Two-time defending champion Roger Federer has to be pleased with the section in which he’ll officially open his 2019 season. In his later years, the 37-year-old has been putting together his best results at Melbourne. Why? He prepares for each new season better than most, the courts suit him and he is Roger Federer! And this year, I like his draw. Denis Istomin to start, maybe Gael Monfils in the third round. Gael is dangerous, but lately he’s been MIA. New star Stefanos Tsitsipas looks like the guy to emerge to meet Federer in the fourth, but the Greek Freak is still an unknown quantity in best-of-5, and he’s got a tough opener against the talented young Italian Matteo Berrettini. In the quarters, we could get a rematch of the final last year with Federer against Marin Cilic. Cilic, though, is recovering from a knee injury, so he’s a question mark. My guess is instead we’ll see someone like a Karen Khachanov power his way past Roberto Bautista Agut, who sends Andy Murray home early, and then overwhelms an ailing Cilic. And he could topple Federer, but I’ll lean on the Swiss to work some magic once more.
The Pick: Roger Federer
RAFAEL NADAL QUARTER
We really don’t expect much from Andy Murray based on his play so far this year, but with Rafael Nadal, we just don’t know because he hasn’t played! So to me, he’s the biggest unknown in the draw. And, the guy just cannot finish hard court events of late, Making matter worse, after an ankle surgery in November, he is now dealing with a thigh problem, and I just don’t know how he’s going to hold up in best-of-5. That said, he’s got a very workable draw. There’s the Hewitt clone in Alex De Minaur in the third, then I think Tomas Berdych continues his comeback to make it out to the fourth. If Rafa’s fit he goes through, if not, it’s Berdych. In the quarters, I guess I’ll go with Anderson to get out there. He’s been consistent, though he’s got a tough draw with hard-luck kid Frances Tiafoe, who, if trend holds, will probably lose in the fifth to the South African. From there, Anderson could run into either John Isner or the Agassi-led Grigor Dimitrov in the fourth. I like Anderson and with Nadal iffy, I’ll go with Kevin to finally beat his nemesis Berdych and make the Australian semifinals.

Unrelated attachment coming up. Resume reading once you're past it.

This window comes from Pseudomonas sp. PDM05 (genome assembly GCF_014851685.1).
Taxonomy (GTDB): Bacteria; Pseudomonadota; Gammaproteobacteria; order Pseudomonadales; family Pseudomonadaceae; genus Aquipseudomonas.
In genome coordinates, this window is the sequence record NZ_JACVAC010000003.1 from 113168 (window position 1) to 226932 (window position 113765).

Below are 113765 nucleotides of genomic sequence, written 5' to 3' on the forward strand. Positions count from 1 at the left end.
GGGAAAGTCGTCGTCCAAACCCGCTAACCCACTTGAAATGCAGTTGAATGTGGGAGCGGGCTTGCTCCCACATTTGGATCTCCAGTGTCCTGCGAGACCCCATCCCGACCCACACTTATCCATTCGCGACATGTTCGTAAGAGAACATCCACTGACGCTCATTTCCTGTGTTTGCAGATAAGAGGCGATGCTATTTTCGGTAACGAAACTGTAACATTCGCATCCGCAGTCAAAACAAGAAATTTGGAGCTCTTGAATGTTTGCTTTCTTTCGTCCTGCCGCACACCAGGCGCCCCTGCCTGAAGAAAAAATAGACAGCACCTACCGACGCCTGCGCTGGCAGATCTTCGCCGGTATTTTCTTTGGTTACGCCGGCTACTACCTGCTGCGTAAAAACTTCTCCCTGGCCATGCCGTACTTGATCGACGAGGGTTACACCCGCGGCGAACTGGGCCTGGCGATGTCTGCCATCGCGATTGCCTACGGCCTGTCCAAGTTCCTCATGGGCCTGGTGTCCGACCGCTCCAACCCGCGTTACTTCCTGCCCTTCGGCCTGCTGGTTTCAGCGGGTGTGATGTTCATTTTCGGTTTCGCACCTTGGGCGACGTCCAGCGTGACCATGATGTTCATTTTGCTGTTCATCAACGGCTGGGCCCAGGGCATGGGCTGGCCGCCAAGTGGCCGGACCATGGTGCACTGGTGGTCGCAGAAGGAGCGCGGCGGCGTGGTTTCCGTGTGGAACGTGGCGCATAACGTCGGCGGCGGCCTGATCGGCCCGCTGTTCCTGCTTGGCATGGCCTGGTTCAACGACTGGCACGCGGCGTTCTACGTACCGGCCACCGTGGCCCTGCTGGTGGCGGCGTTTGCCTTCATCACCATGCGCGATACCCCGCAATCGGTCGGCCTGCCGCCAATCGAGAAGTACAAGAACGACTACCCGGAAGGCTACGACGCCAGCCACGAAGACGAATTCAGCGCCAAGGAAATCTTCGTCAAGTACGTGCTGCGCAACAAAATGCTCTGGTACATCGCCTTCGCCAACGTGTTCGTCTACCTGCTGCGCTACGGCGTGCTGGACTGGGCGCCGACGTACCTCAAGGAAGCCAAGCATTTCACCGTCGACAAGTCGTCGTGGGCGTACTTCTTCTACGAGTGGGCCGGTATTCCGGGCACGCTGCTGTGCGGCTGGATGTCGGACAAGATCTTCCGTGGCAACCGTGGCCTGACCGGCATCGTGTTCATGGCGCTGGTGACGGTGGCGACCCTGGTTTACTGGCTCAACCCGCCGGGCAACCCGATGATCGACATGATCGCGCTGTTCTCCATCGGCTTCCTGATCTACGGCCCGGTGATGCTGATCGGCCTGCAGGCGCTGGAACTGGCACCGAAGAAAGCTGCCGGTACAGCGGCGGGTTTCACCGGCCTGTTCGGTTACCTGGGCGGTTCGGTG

The Pick: Kevin Anderson
Djokovic d Coric: Novak too tough for mini-Novak.
Federer d Anderson: Roger gets some measure of revenge for Wimbledon.
Djokovic d Federer: Djokovic has won 9 of his last 10 sets against Federer in Melbourne, and I don’t see that run ending now.
Looking at the draw, this really comes down to a handful of guys who can win this thing: Djokovic, Federer, Nadal and I’ll go with Karen Khachanov. Seriously, I think if the big Russian can get on a roll, he has the game to run the table, especially if the courts are playing quick.
Obviously, if Nadal is healthy, he can win it, which would also be his second Career Slam. If he’s not healthy (the more likely case), he might not make week 2.
There are other hopefuls like Zverev, Dimitrov, Anderson, Coric, Nishikori, Medvedev, Wawrinka and Cilic. Those would be tier 2 guys in my mind. I guess maybe Stan would be 1a if he goes deep. But he’ll also be dealing with having to play best-of-5 and we just don’t know if he can hold up.
And there’s also the heat issue.
But this is the new normal. With Federer, Nadal and Murray giving in to age and injury, and with the NextGen still 6-18 months away, this really has become Djokovic’s time, at least until we get to the clay.
So I guess we’ll see some more upsets and surprising results, but in the end get ready for some more usual suspects.